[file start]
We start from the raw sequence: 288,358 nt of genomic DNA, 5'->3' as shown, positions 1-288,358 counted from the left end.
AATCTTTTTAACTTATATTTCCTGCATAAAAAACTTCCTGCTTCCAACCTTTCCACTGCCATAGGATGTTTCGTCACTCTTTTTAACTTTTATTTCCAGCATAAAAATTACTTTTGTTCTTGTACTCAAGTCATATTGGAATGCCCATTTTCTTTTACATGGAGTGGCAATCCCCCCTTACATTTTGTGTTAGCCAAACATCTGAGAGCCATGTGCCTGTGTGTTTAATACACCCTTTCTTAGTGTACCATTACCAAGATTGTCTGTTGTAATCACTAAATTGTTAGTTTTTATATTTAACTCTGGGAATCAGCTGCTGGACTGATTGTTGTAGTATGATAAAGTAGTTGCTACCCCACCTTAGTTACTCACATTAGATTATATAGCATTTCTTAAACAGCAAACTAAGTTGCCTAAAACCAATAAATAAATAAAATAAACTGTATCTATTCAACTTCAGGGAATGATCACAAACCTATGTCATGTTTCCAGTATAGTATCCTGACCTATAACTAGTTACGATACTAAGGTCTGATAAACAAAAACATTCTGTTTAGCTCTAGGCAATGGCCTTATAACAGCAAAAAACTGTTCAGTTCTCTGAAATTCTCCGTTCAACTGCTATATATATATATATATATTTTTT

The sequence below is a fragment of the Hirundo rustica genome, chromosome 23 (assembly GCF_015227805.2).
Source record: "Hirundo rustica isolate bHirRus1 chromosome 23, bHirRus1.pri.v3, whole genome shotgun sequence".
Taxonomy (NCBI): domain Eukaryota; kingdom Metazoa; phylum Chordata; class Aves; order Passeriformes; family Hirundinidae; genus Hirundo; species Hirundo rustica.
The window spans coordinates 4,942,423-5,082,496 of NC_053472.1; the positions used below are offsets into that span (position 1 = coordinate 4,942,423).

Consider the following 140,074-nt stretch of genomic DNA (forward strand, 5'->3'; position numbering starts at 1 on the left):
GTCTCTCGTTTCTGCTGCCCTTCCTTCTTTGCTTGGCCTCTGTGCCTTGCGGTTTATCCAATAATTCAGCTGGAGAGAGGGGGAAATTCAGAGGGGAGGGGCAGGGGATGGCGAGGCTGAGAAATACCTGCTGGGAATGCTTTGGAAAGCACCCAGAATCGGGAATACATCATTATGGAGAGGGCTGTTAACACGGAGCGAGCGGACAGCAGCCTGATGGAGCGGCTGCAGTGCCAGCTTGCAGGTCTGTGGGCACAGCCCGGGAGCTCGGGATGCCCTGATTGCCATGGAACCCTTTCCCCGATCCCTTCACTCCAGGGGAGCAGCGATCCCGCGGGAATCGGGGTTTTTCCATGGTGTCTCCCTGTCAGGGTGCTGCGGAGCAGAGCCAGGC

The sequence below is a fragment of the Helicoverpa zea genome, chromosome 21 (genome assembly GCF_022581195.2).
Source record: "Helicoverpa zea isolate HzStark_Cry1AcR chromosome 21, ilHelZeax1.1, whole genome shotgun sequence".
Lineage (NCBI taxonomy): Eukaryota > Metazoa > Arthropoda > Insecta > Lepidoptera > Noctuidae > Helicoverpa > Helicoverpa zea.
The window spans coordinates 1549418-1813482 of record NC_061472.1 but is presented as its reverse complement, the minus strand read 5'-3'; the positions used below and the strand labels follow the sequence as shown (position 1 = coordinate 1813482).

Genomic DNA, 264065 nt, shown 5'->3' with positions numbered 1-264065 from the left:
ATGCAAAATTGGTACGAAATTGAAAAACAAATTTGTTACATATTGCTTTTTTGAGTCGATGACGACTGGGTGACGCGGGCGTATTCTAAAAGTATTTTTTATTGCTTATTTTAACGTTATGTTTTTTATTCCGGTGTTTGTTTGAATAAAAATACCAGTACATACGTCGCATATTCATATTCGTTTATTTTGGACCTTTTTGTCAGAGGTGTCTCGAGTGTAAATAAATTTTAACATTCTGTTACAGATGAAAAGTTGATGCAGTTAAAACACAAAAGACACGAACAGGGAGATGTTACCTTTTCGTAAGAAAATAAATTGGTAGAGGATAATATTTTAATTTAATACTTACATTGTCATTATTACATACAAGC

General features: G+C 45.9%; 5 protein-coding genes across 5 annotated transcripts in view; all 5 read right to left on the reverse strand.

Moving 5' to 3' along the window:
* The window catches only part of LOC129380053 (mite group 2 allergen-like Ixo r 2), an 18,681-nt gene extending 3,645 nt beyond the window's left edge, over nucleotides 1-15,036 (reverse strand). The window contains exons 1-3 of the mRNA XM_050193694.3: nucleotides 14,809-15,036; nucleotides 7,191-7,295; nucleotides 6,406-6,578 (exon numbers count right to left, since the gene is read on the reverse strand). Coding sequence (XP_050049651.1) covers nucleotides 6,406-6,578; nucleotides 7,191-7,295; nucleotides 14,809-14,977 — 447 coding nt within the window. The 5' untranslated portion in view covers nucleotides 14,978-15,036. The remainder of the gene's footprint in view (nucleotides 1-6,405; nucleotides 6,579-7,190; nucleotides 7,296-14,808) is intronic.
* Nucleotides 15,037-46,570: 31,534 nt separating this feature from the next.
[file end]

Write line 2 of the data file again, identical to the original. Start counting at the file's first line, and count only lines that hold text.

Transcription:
AATCTTTTTAACTTATATTTCCTGCATAAAAAACTTCCTGCTTCCAACCTTTCCACTGCCATAGGATGTTTCGTCACTCTTTTTAACTTTTATTTCCAGCATAAAAATTACTTTTGTTCTTGTACTCAAGTCATATTGGAATGCCCATTTTCTTTTACATGGAGTGGCAATCCCCCCTTACATTTTGTGTTAGCCAAACATCTGAGAGCCATGTGCCTGTGTGTTTAATACACCCTTTCTTAGTGTACCATTACCAAGATTGTCTGTTGTAATCACTAAATTGTTAGTTTTTATATTTAACTCTGGGAATCAGCTGCTGGACTGATTGTTGTAGTATGATAAAGTAGTTGCTACCCCACCTTAGTTACTCACATTAGATTATATAGCATTTCTTAAACAGCAAACTAAGTTGCCTAAAACCAATAAATAAATAAAATAAACTGTATCTATTCAACTTCAGGGAATGATCACAAACCTATGTCATGTTTCCAGTATAGTATCCTGACCTATAACTAGTTACGATACTAAGGTCTGATAAACAAAAACATTCTGTTTAGCTCTAGGCAATGGCCTTATAACAGCAAAAAACTGTTCAGTTCTCTGAAATTCTCCGTTCAACTGCTATATATATATATATATATTTTTT